The flood of newly-polished resumes and enthusiastic inquiries for a summer internship or full-time job is a telltale sign that a new year has arrived. I hate saying no but the fact is that ours is a culinary company. To work in the field of "sustainable, local food"—requested by undergraduates and mid-career jobseekers alike—one has to be a chef, cook, or café manager. The proof that a company really places a real value on food from owner-operated, small, local producers is that there aren't lots of sourcing jobs in the corporate office. That's what our chefs do in the communities where they work. But I'm unsatisfied responding without fruitful suggestions, so I turned to a talented and varied group of food professionals for ideas.
Besides volunteering to gain experience, participating in campus food issues and, of course, becoming a chef, what other thoughts could I share to help guide our next wave of food advocates? Here are some of my favorites:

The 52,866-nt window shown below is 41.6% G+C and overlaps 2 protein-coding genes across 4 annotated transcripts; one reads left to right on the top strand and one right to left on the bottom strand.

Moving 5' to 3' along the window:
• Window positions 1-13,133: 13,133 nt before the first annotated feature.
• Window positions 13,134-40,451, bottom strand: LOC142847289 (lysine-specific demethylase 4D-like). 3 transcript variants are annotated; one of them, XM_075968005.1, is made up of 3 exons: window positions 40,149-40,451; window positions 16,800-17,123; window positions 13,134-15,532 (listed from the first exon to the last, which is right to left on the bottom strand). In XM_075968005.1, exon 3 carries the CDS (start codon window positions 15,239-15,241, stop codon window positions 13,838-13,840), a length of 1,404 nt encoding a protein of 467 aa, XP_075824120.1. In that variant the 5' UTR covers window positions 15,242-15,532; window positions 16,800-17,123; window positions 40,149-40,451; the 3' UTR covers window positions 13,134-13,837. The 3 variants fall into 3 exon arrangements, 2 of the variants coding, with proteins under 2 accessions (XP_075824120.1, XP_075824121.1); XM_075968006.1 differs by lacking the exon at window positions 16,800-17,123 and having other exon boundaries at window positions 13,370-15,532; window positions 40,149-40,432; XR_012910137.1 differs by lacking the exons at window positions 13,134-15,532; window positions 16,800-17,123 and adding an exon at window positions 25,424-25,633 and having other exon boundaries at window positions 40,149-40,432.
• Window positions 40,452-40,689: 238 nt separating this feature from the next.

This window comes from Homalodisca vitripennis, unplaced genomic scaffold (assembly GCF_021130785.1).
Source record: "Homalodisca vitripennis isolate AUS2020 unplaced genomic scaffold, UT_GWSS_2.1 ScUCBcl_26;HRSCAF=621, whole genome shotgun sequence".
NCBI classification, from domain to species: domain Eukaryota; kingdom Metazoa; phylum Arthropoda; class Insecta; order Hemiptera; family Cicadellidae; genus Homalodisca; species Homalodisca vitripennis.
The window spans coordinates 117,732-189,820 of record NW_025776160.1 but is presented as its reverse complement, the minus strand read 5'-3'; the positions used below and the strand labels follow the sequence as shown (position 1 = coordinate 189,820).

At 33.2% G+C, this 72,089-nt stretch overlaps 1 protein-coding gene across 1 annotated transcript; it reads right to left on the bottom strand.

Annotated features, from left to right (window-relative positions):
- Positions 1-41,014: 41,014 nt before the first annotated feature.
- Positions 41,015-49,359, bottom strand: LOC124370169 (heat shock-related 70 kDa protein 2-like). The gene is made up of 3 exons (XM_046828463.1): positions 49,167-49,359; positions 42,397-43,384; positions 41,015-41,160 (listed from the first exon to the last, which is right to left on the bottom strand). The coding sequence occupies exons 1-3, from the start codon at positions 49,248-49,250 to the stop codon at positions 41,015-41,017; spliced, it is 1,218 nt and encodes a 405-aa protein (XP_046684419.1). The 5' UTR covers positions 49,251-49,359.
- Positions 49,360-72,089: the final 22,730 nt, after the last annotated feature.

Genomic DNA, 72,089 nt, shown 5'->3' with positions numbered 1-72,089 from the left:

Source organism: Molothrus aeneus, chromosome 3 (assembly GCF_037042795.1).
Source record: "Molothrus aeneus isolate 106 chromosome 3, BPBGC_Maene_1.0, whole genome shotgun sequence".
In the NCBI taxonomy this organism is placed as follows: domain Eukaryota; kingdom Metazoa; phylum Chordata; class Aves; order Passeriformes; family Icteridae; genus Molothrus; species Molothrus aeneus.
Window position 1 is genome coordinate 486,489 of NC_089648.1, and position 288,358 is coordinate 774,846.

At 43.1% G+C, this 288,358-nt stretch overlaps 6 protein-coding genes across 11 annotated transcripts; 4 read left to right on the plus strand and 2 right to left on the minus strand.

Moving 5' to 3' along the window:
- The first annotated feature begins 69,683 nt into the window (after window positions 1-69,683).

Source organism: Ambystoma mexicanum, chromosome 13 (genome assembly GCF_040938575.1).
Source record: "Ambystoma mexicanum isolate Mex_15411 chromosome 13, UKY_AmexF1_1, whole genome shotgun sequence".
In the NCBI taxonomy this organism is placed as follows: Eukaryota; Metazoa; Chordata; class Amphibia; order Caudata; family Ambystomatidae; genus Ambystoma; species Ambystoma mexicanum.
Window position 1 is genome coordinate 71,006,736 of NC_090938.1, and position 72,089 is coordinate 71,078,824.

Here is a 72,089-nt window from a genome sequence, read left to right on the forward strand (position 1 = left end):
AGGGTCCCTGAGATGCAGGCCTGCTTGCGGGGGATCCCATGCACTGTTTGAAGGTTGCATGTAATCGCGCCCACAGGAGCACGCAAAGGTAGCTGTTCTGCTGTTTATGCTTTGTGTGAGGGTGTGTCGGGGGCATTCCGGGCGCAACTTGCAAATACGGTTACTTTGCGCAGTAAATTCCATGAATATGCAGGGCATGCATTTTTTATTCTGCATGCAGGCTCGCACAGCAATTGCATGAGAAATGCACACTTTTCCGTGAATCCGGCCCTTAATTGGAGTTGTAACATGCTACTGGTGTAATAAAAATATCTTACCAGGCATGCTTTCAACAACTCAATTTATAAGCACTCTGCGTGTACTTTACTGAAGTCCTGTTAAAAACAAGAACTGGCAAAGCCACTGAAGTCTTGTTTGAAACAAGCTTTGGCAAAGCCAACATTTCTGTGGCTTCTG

1. The Congressional Hunger Center (www.hungercenter.org) offers two fellowship programs, one domestic and one international. The focus is on anti-poverty and anti-hunger work, but with a lot of opportunity to focus on food (in)security on both grassroots and policy levels, according to a current fellow who responded to my query. She further pointed out that the one-year domestic program accepts 20 fellows per year, and provides a more-than-adequate living stipend with excellent health care: "The program provides wonderful networking opportunities within the food security world and very enriching training on policy, advocacy, anti-racism, and food security." Joining FoodCorps (http://www.food-corps.org/), an offshoot of AmeriCorps, is another option if setting up school gardens is your passion.